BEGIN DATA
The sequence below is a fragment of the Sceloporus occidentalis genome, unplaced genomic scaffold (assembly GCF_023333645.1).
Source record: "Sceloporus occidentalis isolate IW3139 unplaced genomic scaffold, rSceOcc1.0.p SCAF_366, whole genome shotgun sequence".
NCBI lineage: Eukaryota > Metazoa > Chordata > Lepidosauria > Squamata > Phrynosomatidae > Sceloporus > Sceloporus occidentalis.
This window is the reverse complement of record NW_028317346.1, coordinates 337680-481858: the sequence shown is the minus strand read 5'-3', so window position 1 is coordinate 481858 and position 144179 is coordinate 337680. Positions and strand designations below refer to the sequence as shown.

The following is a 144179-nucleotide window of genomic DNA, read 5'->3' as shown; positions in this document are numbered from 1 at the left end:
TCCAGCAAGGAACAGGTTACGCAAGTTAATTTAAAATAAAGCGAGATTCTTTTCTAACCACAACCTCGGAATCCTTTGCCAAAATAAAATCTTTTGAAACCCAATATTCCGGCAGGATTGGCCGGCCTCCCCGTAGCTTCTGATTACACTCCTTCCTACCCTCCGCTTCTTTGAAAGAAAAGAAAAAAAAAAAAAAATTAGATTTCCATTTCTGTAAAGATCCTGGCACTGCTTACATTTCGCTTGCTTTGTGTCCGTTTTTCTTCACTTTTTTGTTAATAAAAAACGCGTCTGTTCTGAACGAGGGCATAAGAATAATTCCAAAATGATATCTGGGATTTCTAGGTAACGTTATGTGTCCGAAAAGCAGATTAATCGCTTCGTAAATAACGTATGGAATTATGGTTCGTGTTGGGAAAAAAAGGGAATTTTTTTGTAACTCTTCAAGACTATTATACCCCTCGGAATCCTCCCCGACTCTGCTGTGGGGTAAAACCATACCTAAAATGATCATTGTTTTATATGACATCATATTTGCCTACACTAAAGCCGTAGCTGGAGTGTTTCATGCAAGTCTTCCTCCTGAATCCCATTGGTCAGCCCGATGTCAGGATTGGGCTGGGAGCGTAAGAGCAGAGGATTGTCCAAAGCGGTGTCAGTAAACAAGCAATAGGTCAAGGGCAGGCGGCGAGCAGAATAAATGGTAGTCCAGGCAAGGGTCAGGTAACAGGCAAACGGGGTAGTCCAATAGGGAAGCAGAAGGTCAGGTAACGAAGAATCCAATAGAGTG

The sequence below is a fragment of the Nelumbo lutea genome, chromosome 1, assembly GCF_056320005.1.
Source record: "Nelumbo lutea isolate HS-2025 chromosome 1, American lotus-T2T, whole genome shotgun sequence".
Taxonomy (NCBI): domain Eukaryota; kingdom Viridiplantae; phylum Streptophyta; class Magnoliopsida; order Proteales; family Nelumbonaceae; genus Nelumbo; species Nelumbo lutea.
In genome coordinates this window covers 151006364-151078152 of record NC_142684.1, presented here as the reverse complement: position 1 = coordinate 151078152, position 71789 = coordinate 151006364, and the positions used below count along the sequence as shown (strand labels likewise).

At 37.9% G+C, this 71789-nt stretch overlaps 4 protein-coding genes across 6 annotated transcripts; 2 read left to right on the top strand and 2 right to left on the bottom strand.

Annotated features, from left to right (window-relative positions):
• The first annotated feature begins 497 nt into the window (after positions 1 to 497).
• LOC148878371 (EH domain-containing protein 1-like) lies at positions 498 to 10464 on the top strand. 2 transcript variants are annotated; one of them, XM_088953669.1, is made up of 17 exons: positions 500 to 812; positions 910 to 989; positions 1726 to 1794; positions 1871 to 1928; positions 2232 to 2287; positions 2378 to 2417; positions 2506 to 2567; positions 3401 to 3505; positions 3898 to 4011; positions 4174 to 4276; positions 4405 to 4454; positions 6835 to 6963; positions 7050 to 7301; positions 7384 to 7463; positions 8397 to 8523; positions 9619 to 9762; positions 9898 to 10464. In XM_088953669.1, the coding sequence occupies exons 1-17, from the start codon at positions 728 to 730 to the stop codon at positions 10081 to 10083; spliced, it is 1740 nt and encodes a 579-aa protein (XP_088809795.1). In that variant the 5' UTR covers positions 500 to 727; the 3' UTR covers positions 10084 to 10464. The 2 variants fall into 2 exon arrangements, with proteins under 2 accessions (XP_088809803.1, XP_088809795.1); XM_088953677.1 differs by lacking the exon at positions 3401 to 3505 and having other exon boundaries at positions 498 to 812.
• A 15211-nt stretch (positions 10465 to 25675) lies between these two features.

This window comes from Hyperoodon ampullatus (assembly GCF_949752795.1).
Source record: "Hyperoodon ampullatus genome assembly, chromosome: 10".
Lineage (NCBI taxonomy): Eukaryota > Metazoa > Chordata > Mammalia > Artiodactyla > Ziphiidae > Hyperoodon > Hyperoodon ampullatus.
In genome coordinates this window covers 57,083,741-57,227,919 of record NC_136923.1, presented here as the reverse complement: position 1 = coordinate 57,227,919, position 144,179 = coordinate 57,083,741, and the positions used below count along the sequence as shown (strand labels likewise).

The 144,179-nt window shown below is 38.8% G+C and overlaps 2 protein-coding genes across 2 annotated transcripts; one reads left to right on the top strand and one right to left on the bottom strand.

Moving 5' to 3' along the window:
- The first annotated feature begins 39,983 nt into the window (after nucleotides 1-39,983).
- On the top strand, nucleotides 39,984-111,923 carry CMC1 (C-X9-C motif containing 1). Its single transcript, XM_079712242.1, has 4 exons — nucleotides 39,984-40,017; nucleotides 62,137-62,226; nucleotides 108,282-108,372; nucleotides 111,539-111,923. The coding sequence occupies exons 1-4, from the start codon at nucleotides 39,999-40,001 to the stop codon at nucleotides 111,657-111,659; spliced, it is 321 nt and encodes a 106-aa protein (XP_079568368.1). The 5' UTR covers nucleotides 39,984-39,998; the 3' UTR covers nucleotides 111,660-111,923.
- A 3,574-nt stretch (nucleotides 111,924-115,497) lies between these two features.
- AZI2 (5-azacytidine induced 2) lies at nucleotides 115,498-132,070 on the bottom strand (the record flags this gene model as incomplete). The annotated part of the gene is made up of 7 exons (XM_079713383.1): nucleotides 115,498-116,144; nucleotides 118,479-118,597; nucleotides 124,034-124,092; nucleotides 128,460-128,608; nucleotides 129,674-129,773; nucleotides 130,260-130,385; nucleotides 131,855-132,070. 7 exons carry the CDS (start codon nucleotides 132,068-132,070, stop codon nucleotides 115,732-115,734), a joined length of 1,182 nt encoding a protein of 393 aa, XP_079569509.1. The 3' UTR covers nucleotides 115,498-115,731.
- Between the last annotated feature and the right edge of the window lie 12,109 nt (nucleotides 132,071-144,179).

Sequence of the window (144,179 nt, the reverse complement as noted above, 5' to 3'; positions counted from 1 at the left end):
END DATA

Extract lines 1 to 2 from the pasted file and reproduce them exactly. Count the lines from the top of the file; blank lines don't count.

The sequence below is a fragment of the Sceloporus occidentalis genome, unplaced genomic scaffold (assembly GCF_023333645.1).
Source record: "Sceloporus occidentalis isolate IW3139 unplaced genomic scaffold, rSceOcc1.0.p SCAF_366, whole genome shotgun sequence".